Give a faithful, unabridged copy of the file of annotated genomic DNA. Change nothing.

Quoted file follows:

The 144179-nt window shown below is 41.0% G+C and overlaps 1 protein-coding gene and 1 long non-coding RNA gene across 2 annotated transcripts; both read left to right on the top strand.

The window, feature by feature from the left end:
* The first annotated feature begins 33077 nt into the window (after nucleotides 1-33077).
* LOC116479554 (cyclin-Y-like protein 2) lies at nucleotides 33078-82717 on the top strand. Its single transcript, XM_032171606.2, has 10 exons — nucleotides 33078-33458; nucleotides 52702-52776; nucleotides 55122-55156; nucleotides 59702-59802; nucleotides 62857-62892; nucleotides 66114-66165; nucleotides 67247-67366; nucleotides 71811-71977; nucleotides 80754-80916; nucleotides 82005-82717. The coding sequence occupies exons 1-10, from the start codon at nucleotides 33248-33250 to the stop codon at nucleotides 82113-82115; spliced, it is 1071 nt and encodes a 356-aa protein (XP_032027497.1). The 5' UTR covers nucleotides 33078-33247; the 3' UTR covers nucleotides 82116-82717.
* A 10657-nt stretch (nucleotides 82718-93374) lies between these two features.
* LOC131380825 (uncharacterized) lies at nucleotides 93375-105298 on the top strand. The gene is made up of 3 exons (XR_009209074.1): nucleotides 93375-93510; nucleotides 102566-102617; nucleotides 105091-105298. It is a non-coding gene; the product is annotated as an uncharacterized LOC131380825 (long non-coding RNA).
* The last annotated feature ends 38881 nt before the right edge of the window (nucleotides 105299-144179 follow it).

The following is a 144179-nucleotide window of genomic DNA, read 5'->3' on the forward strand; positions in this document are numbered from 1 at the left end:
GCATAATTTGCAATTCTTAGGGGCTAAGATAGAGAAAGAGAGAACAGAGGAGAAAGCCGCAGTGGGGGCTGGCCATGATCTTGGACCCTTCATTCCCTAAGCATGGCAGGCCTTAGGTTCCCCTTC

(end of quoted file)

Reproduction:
The 144179-nt window shown below is 41.0% G+C and overlaps 1 protein-coding gene and 1 long non-coding RNA gene across 2 annotated transcripts; both read left to right on the top strand.

The window, feature by feature from the left end:
* The first annotated feature begins 33077 nt into the window (after nucleotides 1-33077).
* LOC116479554 (cyclin-Y-like protein 2) lies at nucleotides 33078-82717 on the top strand. Its single transcript, XM_032171606.2, has 10 exons — nucleotides 33078-33458; nucleotides 52702-52776; nucleotides 55122-55156; nucleotides 59702-59802; nucleotides 62857-62892; nucleotides 66114-66165; nucleotides 67247-67366; nucleotides 71811-71977; nucleotides 80754-80916; nucleotides 82005-82717. The coding sequence occupies exons 1-10, from the start codon at nucleotides 33248-33250 to the stop codon at nucleotides 82113-82115; spliced, it is 1071 nt and encodes a 356-aa protein (XP_032027497.1). The 5' UTR covers nucleotides 33078-33247; the 3' UTR covers nucleotides 82116-82717.
* A 10657-nt stretch (nucleotides 82718-93374) lies between these two features.
* LOC131380825 (uncharacterized) lies at nucleotides 93375-105298 on the top strand. The gene is made up of 3 exons (XR_009209074.1): nucleotides 93375-93510; nucleotides 102566-102617; nucleotides 105091-105298. It is a non-coding gene; the product is annotated as an uncharacterized LOC131380825 (long non-coding RNA).
* The last annotated feature ends 38881 nt before the right edge of the window (nucleotides 105299-144179 follow it).

The following is a 144179-nucleotide window of genomic DNA, read 5'->3' on the forward strand; positions in this document are numbered from 1 at the left end:
GCATAATTTGCAATTCTTAGGGGCTAAGATAGAGAAAGAGAGAACAGAGGAGAAAGCCGCAGTGGGGGCTGGCCATGATCTTGGACCCTTCATTCCCTAAGCATGGCAGGCCTTAGGTTCCCCTTC